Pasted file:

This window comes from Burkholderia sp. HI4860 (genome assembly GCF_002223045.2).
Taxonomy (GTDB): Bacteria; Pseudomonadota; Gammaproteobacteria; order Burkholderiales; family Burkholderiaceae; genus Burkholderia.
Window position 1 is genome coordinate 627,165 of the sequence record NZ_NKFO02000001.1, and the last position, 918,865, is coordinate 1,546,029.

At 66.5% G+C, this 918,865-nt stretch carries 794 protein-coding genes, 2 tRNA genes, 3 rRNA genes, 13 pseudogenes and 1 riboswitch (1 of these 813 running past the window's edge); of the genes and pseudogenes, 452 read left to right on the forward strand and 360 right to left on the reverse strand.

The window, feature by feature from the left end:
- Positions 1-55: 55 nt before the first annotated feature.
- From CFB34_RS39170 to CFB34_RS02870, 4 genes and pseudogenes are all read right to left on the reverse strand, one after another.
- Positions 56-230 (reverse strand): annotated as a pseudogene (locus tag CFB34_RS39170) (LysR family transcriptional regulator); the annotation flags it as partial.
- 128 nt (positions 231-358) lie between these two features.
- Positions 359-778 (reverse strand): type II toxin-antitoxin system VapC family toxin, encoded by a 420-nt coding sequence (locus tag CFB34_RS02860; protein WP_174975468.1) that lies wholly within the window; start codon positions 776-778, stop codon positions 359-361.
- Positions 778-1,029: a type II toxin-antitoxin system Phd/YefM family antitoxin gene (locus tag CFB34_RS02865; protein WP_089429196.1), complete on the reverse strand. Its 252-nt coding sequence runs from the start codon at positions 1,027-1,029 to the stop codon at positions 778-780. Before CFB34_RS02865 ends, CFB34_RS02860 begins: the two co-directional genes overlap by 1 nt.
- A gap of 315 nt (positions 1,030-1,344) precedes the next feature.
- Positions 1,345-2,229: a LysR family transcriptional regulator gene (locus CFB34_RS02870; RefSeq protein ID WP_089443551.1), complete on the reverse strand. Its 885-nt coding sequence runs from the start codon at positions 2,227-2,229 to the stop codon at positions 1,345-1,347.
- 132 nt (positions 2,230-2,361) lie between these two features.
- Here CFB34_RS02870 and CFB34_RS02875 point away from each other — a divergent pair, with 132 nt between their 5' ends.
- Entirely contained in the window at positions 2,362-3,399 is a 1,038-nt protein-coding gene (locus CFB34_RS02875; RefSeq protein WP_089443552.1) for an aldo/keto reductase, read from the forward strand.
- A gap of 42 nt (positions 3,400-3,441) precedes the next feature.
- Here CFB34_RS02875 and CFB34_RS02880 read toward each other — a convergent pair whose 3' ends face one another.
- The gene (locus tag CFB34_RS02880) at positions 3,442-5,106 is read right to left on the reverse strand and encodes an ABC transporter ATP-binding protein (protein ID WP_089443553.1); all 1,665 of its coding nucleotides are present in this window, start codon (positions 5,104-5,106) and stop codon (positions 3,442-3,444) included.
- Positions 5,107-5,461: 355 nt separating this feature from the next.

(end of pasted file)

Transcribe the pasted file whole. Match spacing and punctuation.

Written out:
This window comes from Burkholderia sp. HI4860 (genome assembly GCF_002223045.2).
Taxonomy (GTDB): Bacteria; Pseudomonadota; Gammaproteobacteria; order Burkholderiales; family Burkholderiaceae; genus Burkholderia.
Window position 1 is genome coordinate 627,165 of the sequence record NZ_NKFO02000001.1, and the last position, 918,865, is coordinate 1,546,029.

At 66.5% G+C, this 918,865-nt stretch carries 794 protein-coding genes, 2 tRNA genes, 3 rRNA genes, 13 pseudogenes and 1 riboswitch (1 of these 813 running past the window's edge); of the genes and pseudogenes, 452 read left to right on the forward strand and 360 right to left on the reverse strand.

The window, feature by feature from the left end:
- Positions 1-55: 55 nt before the first annotated feature.
- From CFB34_RS39170 to CFB34_RS02870, 4 genes and pseudogenes are all read right to left on the reverse strand, one after another.
- Positions 56-230 (reverse strand): annotated as a pseudogene (locus tag CFB34_RS39170) (LysR family transcriptional regulator); the annotation flags it as partial.
- 128 nt (positions 231-358) lie between these two features.
- Positions 359-778 (reverse strand): type II toxin-antitoxin system VapC family toxin, encoded by a 420-nt coding sequence (locus tag CFB34_RS02860; protein WP_174975468.1) that lies wholly within the window; start codon positions 776-778, stop codon positions 359-361.
- Positions 778-1,029: a type II toxin-antitoxin system Phd/YefM family antitoxin gene (locus tag CFB34_RS02865; protein WP_089429196.1), complete on the reverse strand. Its 252-nt coding sequence runs from the start codon at positions 1,027-1,029 to the stop codon at positions 778-780. Before CFB34_RS02865 ends, CFB34_RS02860 begins: the two co-directional genes overlap by 1 nt.
- A gap of 315 nt (positions 1,030-1,344) precedes the next feature.
- Positions 1,345-2,229: a LysR family transcriptional regulator gene (locus CFB34_RS02870; RefSeq protein ID WP_089443551.1), complete on the reverse strand. Its 885-nt coding sequence runs from the start codon at positions 2,227-2,229 to the stop codon at positions 1,345-1,347.
- 132 nt (positions 2,230-2,361) lie between these two features.
- Here CFB34_RS02870 and CFB34_RS02875 point away from each other — a divergent pair, with 132 nt between their 5' ends.
- Entirely contained in the window at positions 2,362-3,399 is a 1,038-nt protein-coding gene (locus CFB34_RS02875; RefSeq protein WP_089443552.1) for an aldo/keto reductase, read from the forward strand.
- A gap of 42 nt (positions 3,400-3,441) precedes the next feature.
- Here CFB34_RS02875 and CFB34_RS02880 read toward each other — a convergent pair whose 3' ends face one another.
- The gene (locus tag CFB34_RS02880) at positions 3,442-5,106 is read right to left on the reverse strand and encodes an ABC transporter ATP-binding protein (protein ID WP_089443553.1); all 1,665 of its coding nucleotides are present in this window, start codon (positions 5,104-5,106) and stop codon (positions 3,442-3,444) included.
- Positions 5,107-5,461: 355 nt separating this feature from the next.